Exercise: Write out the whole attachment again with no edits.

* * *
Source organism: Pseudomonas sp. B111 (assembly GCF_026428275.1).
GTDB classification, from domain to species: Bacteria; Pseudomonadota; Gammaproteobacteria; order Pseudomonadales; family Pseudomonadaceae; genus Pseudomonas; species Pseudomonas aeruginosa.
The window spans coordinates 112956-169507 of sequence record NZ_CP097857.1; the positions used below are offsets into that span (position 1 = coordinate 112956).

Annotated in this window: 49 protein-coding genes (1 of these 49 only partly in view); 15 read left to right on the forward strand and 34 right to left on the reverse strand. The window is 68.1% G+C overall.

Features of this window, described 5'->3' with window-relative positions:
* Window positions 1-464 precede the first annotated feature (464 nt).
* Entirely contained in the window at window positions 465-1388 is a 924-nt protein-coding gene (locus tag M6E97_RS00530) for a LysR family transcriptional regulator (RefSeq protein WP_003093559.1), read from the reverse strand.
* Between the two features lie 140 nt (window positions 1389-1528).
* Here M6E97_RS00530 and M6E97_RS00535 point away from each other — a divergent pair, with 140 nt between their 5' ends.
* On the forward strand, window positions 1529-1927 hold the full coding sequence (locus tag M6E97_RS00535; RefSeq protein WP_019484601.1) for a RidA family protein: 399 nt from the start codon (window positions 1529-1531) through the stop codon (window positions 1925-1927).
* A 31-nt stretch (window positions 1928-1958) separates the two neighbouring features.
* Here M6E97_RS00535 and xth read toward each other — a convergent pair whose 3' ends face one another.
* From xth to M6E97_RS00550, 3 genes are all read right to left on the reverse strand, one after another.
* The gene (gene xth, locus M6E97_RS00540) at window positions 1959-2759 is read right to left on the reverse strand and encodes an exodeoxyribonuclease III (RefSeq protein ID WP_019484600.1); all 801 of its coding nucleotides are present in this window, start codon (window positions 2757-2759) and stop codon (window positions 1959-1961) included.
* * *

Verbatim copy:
Source organism: Pseudomonas sp. B111 (assembly GCF_026428275.1).
GTDB classification, from domain to species: Bacteria; Pseudomonadota; Gammaproteobacteria; order Pseudomonadales; family Pseudomonadaceae; genus Pseudomonas; species Pseudomonas aeruginosa.
The window spans coordinates 112956-169507 of sequence record NZ_CP097857.1; the positions used below are offsets into that span (position 1 = coordinate 112956).

Annotated in this window: 49 protein-coding genes (1 of these 49 only partly in view); 15 read left to right on the forward strand and 34 right to left on the reverse strand. The window is 68.1% G+C overall.

Features of this window, described 5'->3' with window-relative positions:
* Window positions 1-464 precede the first annotated feature (464 nt).
* Entirely contained in the window at window positions 465-1388 is a 924-nt protein-coding gene (locus tag M6E97_RS00530) for a LysR family transcriptional regulator (RefSeq protein WP_003093559.1), read from the reverse strand.
* Between the two features lie 140 nt (window positions 1389-1528).
* Here M6E97_RS00530 and M6E97_RS00535 point away from each other — a divergent pair, with 140 nt between their 5' ends.
* On the forward strand, window positions 1529-1927 hold the full coding sequence (locus tag M6E97_RS00535; RefSeq protein WP_019484601.1) for a RidA family protein: 399 nt from the start codon (window positions 1529-1531) through the stop codon (window positions 1925-1927).
* A 31-nt stretch (window positions 1928-1958) separates the two neighbouring features.
* Here M6E97_RS00535 and xth read toward each other — a convergent pair whose 3' ends face one another.
* From xth to M6E97_RS00550, 3 genes are all read right to left on the reverse strand, one after another.
* The gene (gene xth, locus M6E97_RS00540) at window positions 1959-2759 is read right to left on the reverse strand and encodes an exodeoxyribonuclease III (RefSeq protein ID WP_019484600.1); all 801 of its coding nucleotides are present in this window, start codon (window positions 2757-2759) and stop codon (window positions 1959-1961) included.